Annie Lowrey is a contributing editor for The Atlantic. In Give People Money: How a Universal Basic Income Would End Poverty, Revolutionize Work, and Remake the World she examines the impact of giving people a stipend with no expectations. The amount she suggests – and that has been suggested by others – is $1000 per month, a universal basic income.
Lowrey compares the effect a universal basic income has had in various countries with the impact of government programs such as welfare, employment insurance or housing subsidies. In every case, a universal basic income compares favourably. The research proves that a universal basic income helps the poor, but it also helps those who have lose their income periodically because of seasonal work or illness or a decision to leave work to return to school or care for family members.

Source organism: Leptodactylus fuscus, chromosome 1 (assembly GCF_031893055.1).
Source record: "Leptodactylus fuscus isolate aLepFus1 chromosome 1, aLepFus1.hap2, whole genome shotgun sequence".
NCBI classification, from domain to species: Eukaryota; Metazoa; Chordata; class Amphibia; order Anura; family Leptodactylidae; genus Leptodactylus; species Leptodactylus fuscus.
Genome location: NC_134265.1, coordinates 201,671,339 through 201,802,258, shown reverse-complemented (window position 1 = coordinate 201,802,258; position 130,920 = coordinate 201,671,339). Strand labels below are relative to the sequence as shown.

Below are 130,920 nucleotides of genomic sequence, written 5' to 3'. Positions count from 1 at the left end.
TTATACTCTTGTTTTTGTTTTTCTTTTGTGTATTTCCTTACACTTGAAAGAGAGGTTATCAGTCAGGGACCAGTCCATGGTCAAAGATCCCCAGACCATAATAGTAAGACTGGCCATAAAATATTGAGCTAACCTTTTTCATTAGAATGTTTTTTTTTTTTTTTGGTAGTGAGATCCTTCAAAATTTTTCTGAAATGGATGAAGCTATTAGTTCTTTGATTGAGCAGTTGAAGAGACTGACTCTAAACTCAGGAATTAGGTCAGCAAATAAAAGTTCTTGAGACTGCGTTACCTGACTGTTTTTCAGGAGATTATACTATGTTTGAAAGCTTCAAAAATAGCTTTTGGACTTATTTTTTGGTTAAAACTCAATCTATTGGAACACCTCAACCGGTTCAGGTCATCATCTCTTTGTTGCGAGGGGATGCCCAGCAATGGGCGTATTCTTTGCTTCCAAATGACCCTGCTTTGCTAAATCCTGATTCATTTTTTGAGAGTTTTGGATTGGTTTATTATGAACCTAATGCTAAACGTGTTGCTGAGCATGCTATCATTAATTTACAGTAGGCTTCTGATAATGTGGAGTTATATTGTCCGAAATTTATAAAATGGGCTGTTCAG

Perhaps the most important aspect of a universal basic income when compared to a patchwork safety net is the dignity it confers by recognizing that people know best what they and their families need.
In Give People Money, Lowrey makes a compelling case for a universal basic income and the need for wealthy countries like Canada and the United States to seriously consider this measure. Unfortunately, governments shy away from providing a universal basic income often because of a sense that only those who “work” deserve support. North Americans believe that if you give people money, they will stop working, but none of the evidence supports this. The evidence is that a universal basic income allows people to find work more suited to their abilities, again promoting dignity and a more productive workforce.
(Note: I read the 2018 Crown Publishing Edition of this book.)